In addition, our ability to use and understand the jargon serves as a method of measuring inclusion and exclusion. If we demonstrate a comfort level with the specialized language, we are showing we belong to a special group, and vice versa.
A person’s jargon use also gives us insight into their worldview. We can assume a person’s interests in their world correspond to their language use, whether it is the jargon of a profession or of a hobby. While jargon can easily be misused for obfuscation, its overall benefits outweigh its drawbacks.
- Colloquialisms: Colloquialisms are the collection of sayings and other non-standard types of language we use usually associated with a region of the country. For example, there is a collection of distinct, Minnesotan colloquialisms: "ya betcha"; "whatever," "ya, sure." The southern U.S. has a different set of colloquialisms: “in hog heaven,” or “eatin’ high on the hog.” The variations in language reflect our culture, our generation, our education, and give others a sense of where we feel we belong. One of your authors, Keith Green, was born in Tennessee, so he had a typical southern accent and used common southern colloquialisms. Upon moving to Minnesota as a high school sophomore, he wanted to fit in, so he worked with his speech teacher to reduce his accent. He changed how he spoke to fit in with those important to him. His brother, on the other hand, wanted to keep a strong southern identity, and even years after leaving the south he still has a pronounced accent and uses southern colloquialisms in his speech. Keith talks like a Northerner; his brother talks like a Southerner. This reflects where we feel a sense of place. Like jargon, colloquialisms also serve inclusion/exclusion purposes.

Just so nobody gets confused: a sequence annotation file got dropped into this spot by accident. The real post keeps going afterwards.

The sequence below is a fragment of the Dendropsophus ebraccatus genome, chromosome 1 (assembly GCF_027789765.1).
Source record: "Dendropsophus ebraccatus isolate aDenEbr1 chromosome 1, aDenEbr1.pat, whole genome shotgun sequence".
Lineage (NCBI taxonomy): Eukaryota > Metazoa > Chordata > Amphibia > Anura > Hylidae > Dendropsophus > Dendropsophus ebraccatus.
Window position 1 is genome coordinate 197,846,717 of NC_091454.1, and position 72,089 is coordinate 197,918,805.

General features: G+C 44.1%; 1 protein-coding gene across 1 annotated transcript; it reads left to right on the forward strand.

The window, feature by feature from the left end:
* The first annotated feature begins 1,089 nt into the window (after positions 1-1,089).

- Number of words for a given idea: According to the Sapir-Whorf hypothesis, there is a correlation between the number of symbols for a given concept and the importance of the concept to the person, group, or culture (Hussein, 2012). In the U.S., since acquiring more and more money is a strong, culturally emphasized goal, we have many terms referring to money. Because sexual activity is a very important human drive, we have many terms referring to sex and related issues. Through an analysis of the language of a person or culture, we should be able to reach some sense of what is valued to the person or group.
- Euphemisms: A euphemism is a polite way to refer to a taboo subject. Normally, instead of telling others we need to urinate, we use euphemisms such as "go to the bathroom," or "use the restroom." These are considered more polite ways to make reference to uncomfortable topics. As we look at the euphemisms in a person's language or a culture's language, we are seeing what they view as uncomfortable or taboo subjects, giving us insight into their worldview.
All of these factors display how we see the world around us. Not only is our perception reflected in this word choice, we also seek to persuade others to see the world as we do. Dr. Robert Scott, a University of Minnesota professor, argues that all communication is an inherent attempt to persuade others to see the world as we do (1967). For example, if Bev says to a friend, "I thought that movie was quite good," she is not only expressing her perception, she is also asking they accept her opinion and be influenced to agree with the position. As students read this text and attend the class, not only are we explaining the overall dynamics of human communication, we are inherently trying to get the student to agree we are correct, a clearly persuasive effort.
Improving Verbal Communication